Geothoughts Conversations 4 explores our key research outcomes and influences, and was held near McGill University’s downtown campus in Montreal, Quebec. (Image courtesy of http://jeannesauve.org)
By Sam Lumley
We’re excited to present our 4th episode of Geothoughts Conversations!
This episode recounts a conversation held in June 2018 in the Montreal, QC home of Geothink Head Renee Sieber, a McGill University associate professor in the Department of Geography and School of Environment. It highlighted key research outcomes and influences over Geothink’s journey from beginning to end.
“The Geothink grant that was funded by the social science and humanities research council of Canada is coming to an end. We have done great work in terms of creating new theories, new frameworks, new applications, new data sets new collaborations.”
That was Geothink Head Renee Sieber, an associate professor at McGill University’s Department of Geography and School of Environment. Funded by Canada’s Social Sciences and Humanities Research Council, the Geothink partnership grant has involved 26 researchers and 30 partners, while also training more than 100 students. As the grant wraps up, we’ve been hearing from our researchers and students as they reflect on their involvement in the grant over the past five years.
We started off by speaking to former Geothink student Rachel Bloom about her most memorable experiences with the grant.
“I was the lead of Geothink’s Open Data Standards project when I was a student at McGill University. The most memorable Geothink experience would have to be designing a survey that I delivered to open data publishers at cities in north america about open-data standards. It’s memorable because it was a really challenging process due to my research topic being so new. And it also helped me develop my skills as a researcher for the future.”
The Geothink grant has brought together researchers from many different backgrounds and from different parts of the world. It was this point that Geothink co-applicant Rob Feick, an associate professor in Waterloo University’s School of Planning, emphasised while talking about the influence of Geothink on his own work.
“My research has really benefited from my work with Geothink in a few ways, one of which is Geothink is really a multi disciplinary network. It’s a network of people that span disciplines from geography, law, planning and a host of others. And having these different types of expertise around the table has really helped ground my research.”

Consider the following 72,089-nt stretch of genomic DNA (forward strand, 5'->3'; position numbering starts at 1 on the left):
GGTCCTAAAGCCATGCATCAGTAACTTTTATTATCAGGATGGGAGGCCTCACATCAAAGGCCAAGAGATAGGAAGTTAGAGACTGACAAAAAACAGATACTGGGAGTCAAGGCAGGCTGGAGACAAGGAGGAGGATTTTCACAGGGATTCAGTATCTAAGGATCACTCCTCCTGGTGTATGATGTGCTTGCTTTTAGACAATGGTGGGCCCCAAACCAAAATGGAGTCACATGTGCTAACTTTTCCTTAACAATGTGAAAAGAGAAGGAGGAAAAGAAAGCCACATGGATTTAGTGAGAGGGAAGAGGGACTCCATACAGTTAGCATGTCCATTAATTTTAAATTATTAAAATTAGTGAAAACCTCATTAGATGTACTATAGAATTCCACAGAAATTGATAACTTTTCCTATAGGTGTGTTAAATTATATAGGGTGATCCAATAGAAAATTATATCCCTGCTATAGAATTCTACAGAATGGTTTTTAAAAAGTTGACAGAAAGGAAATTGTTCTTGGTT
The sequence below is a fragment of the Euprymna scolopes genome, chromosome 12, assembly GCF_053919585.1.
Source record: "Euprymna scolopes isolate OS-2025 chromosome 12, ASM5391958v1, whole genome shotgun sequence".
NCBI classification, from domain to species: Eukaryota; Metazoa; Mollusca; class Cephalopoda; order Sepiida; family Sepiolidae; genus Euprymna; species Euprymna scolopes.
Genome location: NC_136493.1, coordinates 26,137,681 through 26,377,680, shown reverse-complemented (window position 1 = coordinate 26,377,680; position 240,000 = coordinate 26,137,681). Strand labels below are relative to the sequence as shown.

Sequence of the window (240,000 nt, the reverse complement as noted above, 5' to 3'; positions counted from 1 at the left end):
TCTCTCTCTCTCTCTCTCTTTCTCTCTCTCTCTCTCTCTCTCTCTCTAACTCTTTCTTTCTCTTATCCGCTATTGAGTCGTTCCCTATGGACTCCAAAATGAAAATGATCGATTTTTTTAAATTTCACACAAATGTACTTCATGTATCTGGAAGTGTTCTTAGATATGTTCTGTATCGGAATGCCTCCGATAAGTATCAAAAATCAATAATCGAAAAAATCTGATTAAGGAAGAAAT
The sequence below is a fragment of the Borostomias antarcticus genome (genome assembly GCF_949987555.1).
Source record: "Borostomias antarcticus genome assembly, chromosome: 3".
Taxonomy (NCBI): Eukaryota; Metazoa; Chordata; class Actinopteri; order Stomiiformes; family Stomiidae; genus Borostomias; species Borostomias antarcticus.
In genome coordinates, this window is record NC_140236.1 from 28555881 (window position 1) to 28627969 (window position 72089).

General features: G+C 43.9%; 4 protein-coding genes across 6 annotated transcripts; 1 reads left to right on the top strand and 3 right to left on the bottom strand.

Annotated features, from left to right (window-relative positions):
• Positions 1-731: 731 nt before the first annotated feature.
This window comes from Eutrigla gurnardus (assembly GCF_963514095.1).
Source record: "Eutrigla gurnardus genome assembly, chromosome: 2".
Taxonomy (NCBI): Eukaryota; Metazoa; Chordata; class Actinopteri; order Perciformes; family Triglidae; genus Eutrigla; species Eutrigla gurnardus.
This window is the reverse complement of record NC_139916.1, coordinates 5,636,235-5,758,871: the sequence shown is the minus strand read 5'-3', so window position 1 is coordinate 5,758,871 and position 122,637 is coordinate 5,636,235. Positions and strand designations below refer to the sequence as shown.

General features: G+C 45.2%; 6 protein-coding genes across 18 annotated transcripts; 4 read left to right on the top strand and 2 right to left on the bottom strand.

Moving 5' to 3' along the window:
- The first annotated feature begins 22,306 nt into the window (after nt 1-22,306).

“It’s also very applied work we’re working with local regional governments on problems that matter to people, both problems that matter to people right now and those that people are seeing both in the research community and in applied context, coming down the pipe in future years. So one of the ways, just using special data quality as of those areas that a number of us have been looking at and that that I have really benefited from in my exposure in Geothink, is understanding that it is far less of a technical matter and it’s a combination of technical and a social and governance matter, and we’re starting to understand that something that we thought was relatively simple, of spatial data quality, is much more complex.”
This interdisciplinary approach was also highlighted by Sieber, as being essential to exploring how interactions between citizens and government are mediated by technology.
“It’s been marvelous in terms of the interdisciplinary of bringing together geographers lawyers, people in the private sector, people in government to work on issues of what’s happening to the conversations between citizens and cities. And on how can we make sure the technology is not an impediment, but actually enhances that conversation”
Working alongside people from different academic fields can help to offer a broader perspective on the big issues facing citizens and governments. It also led some Geothink researchers to shift their own own research interests. This was the case for Geothink Co-Applicant Stéphane Roche, an associate professor in University Laval’s Department of Geomatics, who talked about his focus moving from the technical to the ethical over the course of the grant.
“My main interest within Geothink was more about social inclusion within a smart city context, spatial justice and ethics, which was quite far from what I was supposed to do at the beginning. So in my case, the move was quite big. Geothink is as a network different sectors, different disciplines, different expertise, and working on these issues around the relationship between spatial and social justice, cities and technology. And that that was really remarkable. I really enjoyed and appreciated the the dynamism and the motivation of our group of students, some of them coming from law, some others from engineering some from social science. And it was really rich in term of interaction.”
Throughout the grant new partnerships and opportunities have emerged, and co-applicant Daniel Paré, an associate professor in the University of Ottawa’s Department of Communication and School of Information Studies, highlighted his new collaborations with the Open Government Partnership.